Those who trust in and rely on the Lord [with confident expectation]Are like Mount Zion, which cannot be moved but remains forever. As the mountains surround Jerusalem,So the Lord surrounds His peopleFrom this time forth and forever. For the scepter of wickedness shall not rest on the land of the righteous,So that the righteous will not reach out their hands to do wrong. Do good, O Lord, to those who are goodAnd to those who are upright in their hearts. But as for those who turn aside to their crooked ways [in unresponsiveness to God],The Lord will lead them away with those who do evil.Peace be upon Israel.
Anna Spafford stood with her four daughters on the deck of the sinking French liner S.S. Ville du Havre, November 22, 1873. Only moments before, on a clear midnight, the English ship Lochearn struck and clawed a thirty-foot long and eighteen-foot-deep hole in the du Havre. From impact to sinking, the elapsed time was twelve minutes. Two hundred and twenty-six lives were lost- eighty seven survived.
The thirty-one-year-old mother had immediately headed for a lifeboat with her girls, ages two through eleven. Panic reigned. She hesitated to race against the others and paused. She asked herself, “Would I be willing to meet these people before the judgement bar of God if I and the girls were to take the seats of those who would never have another chance to hear the gospel?”
At that moment, the main mast crashed down on the lifeboat she would have entered, killing those in it. The du Havre began to break up. Annie, the oldest, helped her mother support Tanetta, the youngest, who had her arms wrapped around her mother’s neck. Bessie, the second youngest, clutched her mother’s knees. Maggie, the second oldest, calmly stood beside her mother and said, “Mama, God will take care of us.” Annie added, “Don’t be afraid. The sea is His and He made it. Then the water engulfed them.
Anna Spafford’s last memory was of her baby torn violently from her arms by the force of the waters. A plank floated beneath Anna’s unconscious body and propelled her to the surface where a lifeboat picked her up. But her daughters were gone. Her first reaction was complete despair. Then, she felt a Voice speak to her, “You have been spared for a purpose.” And immediately she thought of the advice a friend had given her many times, “It’s easy to be grateful and good when you have so much, but take care that you are not a fair-weather friend to God.”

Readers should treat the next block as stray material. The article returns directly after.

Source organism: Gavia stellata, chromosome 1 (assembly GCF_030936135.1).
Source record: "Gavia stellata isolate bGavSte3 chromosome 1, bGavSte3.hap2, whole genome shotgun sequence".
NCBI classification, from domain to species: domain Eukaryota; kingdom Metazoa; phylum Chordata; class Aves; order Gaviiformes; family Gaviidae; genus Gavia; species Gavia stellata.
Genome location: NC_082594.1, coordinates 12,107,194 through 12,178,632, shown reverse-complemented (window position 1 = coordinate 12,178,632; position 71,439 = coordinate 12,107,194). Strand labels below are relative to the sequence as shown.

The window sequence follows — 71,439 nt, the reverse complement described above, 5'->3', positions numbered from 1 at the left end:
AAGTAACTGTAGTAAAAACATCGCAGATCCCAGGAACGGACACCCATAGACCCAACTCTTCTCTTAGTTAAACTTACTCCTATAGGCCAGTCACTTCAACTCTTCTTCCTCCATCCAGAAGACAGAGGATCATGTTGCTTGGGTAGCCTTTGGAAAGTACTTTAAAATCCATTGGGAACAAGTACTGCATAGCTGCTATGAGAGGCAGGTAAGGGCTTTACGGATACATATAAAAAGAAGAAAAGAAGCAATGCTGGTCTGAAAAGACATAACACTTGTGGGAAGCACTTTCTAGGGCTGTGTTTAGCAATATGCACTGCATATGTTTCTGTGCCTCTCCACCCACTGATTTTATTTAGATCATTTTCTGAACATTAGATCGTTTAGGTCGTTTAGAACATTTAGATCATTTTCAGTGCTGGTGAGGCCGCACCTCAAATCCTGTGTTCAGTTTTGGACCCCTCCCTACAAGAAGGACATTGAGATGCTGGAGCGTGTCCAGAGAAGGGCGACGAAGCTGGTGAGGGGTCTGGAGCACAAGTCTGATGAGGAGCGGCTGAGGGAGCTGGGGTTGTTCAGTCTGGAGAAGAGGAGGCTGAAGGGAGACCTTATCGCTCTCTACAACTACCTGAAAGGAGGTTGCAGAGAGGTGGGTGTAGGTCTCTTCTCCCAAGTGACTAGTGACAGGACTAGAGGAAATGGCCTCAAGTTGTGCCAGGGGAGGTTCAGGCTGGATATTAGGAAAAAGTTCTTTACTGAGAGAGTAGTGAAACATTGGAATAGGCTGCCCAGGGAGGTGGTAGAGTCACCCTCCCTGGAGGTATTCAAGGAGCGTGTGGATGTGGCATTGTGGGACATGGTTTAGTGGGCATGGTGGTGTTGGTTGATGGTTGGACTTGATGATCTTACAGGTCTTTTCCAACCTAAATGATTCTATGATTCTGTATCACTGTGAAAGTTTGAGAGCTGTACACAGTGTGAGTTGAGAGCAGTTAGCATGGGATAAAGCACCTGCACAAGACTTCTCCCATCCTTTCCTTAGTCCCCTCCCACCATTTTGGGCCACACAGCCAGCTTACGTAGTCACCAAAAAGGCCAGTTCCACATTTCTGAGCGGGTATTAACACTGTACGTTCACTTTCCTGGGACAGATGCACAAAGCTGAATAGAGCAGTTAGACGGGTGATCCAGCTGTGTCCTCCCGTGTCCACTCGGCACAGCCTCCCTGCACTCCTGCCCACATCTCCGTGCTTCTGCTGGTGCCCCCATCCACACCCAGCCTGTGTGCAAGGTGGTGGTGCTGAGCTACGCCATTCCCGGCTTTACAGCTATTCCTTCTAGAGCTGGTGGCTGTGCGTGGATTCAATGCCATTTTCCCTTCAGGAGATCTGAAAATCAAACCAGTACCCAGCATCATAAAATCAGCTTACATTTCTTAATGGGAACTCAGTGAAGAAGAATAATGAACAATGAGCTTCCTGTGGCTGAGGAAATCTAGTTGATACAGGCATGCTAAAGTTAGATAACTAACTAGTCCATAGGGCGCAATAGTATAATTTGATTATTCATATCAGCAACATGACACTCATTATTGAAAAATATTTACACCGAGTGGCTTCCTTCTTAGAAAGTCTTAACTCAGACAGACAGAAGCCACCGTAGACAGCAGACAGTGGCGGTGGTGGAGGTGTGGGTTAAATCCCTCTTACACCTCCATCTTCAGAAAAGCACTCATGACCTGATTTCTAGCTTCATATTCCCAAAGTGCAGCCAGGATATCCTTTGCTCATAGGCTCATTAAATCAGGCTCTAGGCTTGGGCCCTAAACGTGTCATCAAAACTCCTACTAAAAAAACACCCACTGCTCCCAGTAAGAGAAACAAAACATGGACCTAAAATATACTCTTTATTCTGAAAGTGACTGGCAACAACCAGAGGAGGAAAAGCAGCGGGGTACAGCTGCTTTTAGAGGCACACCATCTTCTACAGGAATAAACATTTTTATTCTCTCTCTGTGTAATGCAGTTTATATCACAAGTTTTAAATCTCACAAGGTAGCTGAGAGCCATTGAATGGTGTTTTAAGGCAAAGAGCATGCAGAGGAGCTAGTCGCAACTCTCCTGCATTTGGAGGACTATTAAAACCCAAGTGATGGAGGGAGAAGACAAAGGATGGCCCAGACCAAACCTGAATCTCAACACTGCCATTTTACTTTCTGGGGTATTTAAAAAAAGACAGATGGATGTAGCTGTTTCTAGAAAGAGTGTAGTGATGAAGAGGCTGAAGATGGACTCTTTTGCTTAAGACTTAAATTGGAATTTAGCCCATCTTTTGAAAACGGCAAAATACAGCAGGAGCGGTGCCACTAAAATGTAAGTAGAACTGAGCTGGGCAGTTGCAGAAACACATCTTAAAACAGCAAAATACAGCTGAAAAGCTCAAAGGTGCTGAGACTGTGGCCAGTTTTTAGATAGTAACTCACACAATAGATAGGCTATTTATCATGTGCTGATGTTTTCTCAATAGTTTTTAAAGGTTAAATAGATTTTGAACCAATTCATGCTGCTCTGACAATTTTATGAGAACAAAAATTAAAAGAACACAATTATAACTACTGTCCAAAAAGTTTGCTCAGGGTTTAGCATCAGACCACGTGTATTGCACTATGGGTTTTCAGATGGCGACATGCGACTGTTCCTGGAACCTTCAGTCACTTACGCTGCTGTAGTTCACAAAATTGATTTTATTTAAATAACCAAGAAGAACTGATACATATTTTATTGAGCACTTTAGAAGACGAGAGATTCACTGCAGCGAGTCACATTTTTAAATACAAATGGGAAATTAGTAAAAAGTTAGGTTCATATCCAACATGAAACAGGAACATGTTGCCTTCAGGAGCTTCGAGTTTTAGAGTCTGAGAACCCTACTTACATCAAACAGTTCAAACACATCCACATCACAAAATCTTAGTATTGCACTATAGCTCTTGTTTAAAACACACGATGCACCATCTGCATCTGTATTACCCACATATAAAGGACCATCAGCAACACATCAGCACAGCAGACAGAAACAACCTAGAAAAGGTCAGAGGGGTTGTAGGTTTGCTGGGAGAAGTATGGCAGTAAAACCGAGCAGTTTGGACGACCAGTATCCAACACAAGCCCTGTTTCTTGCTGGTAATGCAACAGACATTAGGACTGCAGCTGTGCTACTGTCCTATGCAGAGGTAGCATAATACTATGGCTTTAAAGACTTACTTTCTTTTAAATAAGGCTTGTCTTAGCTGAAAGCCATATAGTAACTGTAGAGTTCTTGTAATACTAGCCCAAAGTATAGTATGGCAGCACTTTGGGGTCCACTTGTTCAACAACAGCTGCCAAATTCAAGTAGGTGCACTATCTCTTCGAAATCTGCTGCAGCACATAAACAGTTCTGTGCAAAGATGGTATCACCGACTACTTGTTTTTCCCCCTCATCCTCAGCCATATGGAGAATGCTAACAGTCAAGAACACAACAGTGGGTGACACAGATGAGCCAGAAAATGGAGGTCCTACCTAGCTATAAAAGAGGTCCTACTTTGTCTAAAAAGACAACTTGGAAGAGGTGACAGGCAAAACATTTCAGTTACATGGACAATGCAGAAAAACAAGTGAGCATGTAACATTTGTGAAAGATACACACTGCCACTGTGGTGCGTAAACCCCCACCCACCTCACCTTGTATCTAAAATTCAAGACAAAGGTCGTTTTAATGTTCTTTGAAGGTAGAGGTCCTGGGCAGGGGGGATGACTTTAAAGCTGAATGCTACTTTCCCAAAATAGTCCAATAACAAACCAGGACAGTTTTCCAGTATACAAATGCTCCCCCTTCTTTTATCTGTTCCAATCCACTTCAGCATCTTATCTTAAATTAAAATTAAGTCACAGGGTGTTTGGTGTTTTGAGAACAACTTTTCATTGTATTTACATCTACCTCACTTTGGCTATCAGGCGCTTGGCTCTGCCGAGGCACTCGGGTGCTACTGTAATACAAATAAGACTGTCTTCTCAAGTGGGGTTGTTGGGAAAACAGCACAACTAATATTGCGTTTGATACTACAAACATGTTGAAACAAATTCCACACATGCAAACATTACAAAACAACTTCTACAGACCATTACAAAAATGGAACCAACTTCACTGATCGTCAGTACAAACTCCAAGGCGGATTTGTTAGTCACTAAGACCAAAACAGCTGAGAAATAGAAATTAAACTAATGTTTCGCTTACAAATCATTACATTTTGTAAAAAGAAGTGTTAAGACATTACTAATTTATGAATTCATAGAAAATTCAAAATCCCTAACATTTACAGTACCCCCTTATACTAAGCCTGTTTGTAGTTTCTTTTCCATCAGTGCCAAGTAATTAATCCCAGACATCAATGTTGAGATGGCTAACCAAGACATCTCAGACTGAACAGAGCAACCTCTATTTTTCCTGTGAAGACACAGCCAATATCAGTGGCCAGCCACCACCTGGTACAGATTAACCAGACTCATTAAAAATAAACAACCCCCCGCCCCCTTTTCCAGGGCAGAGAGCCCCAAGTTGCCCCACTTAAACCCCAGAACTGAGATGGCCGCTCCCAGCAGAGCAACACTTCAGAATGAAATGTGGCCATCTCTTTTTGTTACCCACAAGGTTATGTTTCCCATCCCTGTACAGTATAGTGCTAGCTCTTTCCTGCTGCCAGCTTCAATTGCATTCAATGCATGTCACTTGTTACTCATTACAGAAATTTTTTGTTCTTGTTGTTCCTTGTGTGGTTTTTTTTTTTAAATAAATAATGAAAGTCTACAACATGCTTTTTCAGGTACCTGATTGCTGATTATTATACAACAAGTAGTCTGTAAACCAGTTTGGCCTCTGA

Nine days later she reached Cardiff, Wales, and cabled back to her lawyer husband in Chicago these two words, “Saved alone.”
He immediately boarded a ship to join her in Europe. One night the captain called him to his private cabin. “A careful reckoning has been made,” he said, “and I believe we are now passing the place where the du Havre was wrecked. The water is three miles deep.”
Horatio Spafford went back to his cabin, and on those high seas that night, near the place where his children perished, wrote the hymn later set to music by Dwight Moody’s song leader, P.P. Bliss. It begins: “When peace like a river attendeth my way, When sorrows like sea billows roll; Whatever my lot, Thou hast taught me to say, ‘It is well, it is well with my soul.’l
Sometimes we falsely think that the Christian life should carry immunity from disasters like that recounted in the Spafford story. However, ship wrecks, auto crashes, tornadoes, hurricanes, earthquakes, cancer, and the whole host of accidents and illnesses fall upon both believer and unbeliever.
The writer of Psalm 125 addresses the question, “How do we deal with deep losses?” He lets us know that his faith, too, has struggled with that question and prevailed. The third verse telegraphs his trial. A foreign invader now rules the land of the righteous and evil has the upper hand. Those who are the people of faith are wavering(“might use their hands to do evil.”)
The writer has sandwiched his adversity in between great affirmations of his trust in God. It’s always good- as is modeled in the Lord’s Prayer- to put your worry, concern, fear, or need in the middle of a prayer that starts with faith and ends with confidence and trust. The pilgrim’s prayer of Psalm 125 provides
Dr. John Thompson